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Definitions of Interpersonal Violence

Defining Interpersonal Violence

The following definitions should be helpful, but aren't legal definitions of these terms:

Interpersonal violence encompasses the following:

  • Sexual assault
  • Relationship or dating violence
  • Online harassment
  • Stalking
  • Bullying

More information defining acts of interpersonal violence can be found by visiting the Policies and Procedures webpage and the University's Title IX webpage.

Sexual Assault/Misconduct: Any forcible sexual activity that occurs without the victim's consent.  Behaviors include unwanted touching, kissing, rape and other sexual contact. May happen with someone with whom the victim has had previous sexual relations.  

Consent must be:

  • Informed
  • Voluntary
  • Freely and actively given
  • Person has the right to change his/her mind at ANY time.

Consent is NOT: 

  • Assumed
  • Based on Body language
  • Dating does not mean there is consent to have sex
  • Consent for one act does not mean consent for all sexual acts
  • Obtained by use of physical force, compelling threats, intimidating behavior or coercion
  • Decided when under the influence of alcohol or substances

Relationship or Dating Violence: This term is used when a pattern of behavior is evidenced in a relationship to control a partner.  The abusive behavior can be incremental over time resulting in the abused partner being isolated from others or made to feel incompetent, ashamed or guilt-ridden about doing any of his/her own work first. The abuse can be emotional, physical, sexual or any combination thereof. Leaving this kind of relationship is extremely difficult, often requiring counseling and a great deal of support.

Harassment:  Harassment comes in many forms, ranging from verbal, written, physical, to electronic.  It is when someone intentionally and repeatedly harasses another person, annoys or pesters another person(s), follows or by engaging in a course of conduct that places such person in reasonable fear of physical injury.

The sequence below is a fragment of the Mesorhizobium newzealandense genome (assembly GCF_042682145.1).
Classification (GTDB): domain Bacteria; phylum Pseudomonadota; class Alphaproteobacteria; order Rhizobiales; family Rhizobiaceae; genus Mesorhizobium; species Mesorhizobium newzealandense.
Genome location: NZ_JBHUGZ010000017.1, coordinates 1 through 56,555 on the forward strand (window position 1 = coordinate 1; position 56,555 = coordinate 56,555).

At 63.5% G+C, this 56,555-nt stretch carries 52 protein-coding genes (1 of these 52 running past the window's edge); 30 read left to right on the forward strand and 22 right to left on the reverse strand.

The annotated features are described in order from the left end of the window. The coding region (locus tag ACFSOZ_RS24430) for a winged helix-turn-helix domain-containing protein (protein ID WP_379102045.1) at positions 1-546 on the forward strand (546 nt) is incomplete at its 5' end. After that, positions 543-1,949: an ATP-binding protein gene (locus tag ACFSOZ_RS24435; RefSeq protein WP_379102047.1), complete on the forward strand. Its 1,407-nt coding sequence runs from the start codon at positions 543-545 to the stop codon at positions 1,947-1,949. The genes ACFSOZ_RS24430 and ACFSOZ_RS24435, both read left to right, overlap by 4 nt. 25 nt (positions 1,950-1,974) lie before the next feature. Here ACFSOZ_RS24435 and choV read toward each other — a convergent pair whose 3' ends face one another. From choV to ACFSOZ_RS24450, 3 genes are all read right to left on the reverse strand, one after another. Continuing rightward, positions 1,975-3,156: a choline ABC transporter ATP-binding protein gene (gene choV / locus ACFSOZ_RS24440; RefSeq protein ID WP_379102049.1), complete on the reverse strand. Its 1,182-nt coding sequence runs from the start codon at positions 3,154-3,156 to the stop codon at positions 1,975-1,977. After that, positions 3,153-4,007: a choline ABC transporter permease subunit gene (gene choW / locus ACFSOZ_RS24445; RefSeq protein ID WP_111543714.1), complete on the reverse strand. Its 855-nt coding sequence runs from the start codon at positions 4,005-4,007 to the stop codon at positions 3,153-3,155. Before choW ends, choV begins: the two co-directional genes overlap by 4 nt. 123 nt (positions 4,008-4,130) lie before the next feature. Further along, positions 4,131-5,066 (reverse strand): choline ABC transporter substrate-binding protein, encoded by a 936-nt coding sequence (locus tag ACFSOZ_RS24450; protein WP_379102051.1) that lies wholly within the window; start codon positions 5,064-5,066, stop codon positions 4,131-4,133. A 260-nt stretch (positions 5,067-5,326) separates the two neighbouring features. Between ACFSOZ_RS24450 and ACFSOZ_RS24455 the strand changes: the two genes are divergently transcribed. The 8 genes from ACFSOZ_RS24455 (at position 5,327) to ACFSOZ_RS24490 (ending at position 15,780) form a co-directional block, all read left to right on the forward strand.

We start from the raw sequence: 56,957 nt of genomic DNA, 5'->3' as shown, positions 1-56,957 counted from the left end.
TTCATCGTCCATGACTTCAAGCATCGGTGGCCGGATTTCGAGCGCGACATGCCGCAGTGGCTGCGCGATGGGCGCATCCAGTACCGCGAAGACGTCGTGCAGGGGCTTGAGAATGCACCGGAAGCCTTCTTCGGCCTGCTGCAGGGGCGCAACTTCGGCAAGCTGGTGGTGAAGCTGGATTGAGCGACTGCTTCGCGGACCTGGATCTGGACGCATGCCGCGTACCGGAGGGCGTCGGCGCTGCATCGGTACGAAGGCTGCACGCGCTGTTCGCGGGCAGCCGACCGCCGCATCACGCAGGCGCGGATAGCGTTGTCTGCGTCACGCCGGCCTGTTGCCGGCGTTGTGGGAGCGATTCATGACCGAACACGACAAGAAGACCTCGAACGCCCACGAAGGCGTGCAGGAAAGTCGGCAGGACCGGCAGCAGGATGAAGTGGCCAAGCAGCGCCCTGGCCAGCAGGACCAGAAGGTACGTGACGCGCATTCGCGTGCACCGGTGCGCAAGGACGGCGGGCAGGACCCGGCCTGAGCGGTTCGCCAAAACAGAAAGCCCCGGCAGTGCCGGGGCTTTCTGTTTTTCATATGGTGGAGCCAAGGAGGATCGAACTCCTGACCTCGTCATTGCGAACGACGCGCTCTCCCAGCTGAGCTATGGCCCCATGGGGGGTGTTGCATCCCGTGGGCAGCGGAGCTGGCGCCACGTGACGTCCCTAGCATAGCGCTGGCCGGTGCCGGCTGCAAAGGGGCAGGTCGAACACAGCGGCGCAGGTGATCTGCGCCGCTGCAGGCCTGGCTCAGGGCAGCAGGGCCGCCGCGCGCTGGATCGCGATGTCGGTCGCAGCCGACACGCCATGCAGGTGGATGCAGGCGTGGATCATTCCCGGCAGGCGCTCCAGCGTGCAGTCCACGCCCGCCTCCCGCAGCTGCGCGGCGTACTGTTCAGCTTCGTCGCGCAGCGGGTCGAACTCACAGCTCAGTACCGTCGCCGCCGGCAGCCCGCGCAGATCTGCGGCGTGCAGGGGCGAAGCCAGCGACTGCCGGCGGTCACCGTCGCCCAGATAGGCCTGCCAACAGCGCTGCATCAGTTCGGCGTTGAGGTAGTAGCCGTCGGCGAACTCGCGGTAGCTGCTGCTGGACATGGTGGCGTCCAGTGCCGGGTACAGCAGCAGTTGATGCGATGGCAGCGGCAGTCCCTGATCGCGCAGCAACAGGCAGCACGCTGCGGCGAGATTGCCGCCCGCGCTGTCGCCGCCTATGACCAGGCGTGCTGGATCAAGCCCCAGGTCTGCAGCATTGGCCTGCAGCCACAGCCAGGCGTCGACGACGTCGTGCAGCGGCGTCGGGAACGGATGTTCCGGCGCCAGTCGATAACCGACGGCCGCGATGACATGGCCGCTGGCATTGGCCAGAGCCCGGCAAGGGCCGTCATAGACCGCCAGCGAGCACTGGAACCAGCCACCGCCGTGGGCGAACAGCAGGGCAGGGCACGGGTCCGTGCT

Electronic Harassment: Deliberate, persistent and unwanted methodical communication that disturbs the recipient and is made via electronic means. This includes emails, instant messages, texts, chat room appearances or websites frequented by the targeted person. These communications are unwanted, unsolicited and repetitive, and may also target the victim's family and friends. The New York State University Police at Binghamton and the Computer Center can assist students with these situations.

Stalking: Stalking refers to repeated harassing or threatening behavior by an individual. It may take the form of following a person, appearing at a person's home or place of business, making harassing phone calls, leaving written messages or objects or vandalizing a person's property. Any unwanted contact between two people that directly or indirectly communicates a threat or causes the victim to feel fear can be considered stalking; however, the legal definition of stalking varies from state to state.

Examples of stalking include:

  • Simple obsession stalking
  • Love obsession stalking
  • Intimate partner stalking
  • Casual acquaintance stalking
  • Stranger stalking
  • Delusional stalking
  • Serial stalking
  • False stalking/false victims
  • Erotomania
  • Cyberstalking

Some forms of stalking are considered crimes: harassment, aggravated harassment, larceny, criminal mischief and assault are some examples. You can report stalking crimes to the University Police.

Links to several sites offering additional information on stalking can be found on our Resources webpage.

Bullying: Bullying is aggressive behavior that involves unwanted, negative actions; a pattern of behavior repeated over time; and an imbalance of power or strength. Bullying can take on various forms.

Types include:

  • Verbal bullying including derogatory comments and bad names
  • Bullying through social exclusion or isolation
  • Physical bullying such as hitting, kicking, shoving and spitting
  • Bullying through lies and false rumors
  • Having money or other things taken or damaged by those who bully
  • Being threatened or forced to do things you don't want to do
  • Racial bullying
  • Sexual bullying
  • Cyber bullying (using the Internet, mobile phone or other digital technologies to harm others)

Some forms of bullying are considered crimes: harassment, aggravated harassment, larceny, criminal mischief and assault are some examples. Report bullying crimes to the University Police.

Links to several sites offering additional information on bullying can be found on our Resources webpage.



Counseling at Binghamton University

Interpersonal Violence Prevention

New York State University Police

Decker Student Health Services Center

University Counseling Center

Harpur's Ferry

Crime Victims Assistance Center
607-722-4256 (24/7 hotline)

1-800-656-HOPE (4673)


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Last Updated: 10/20/14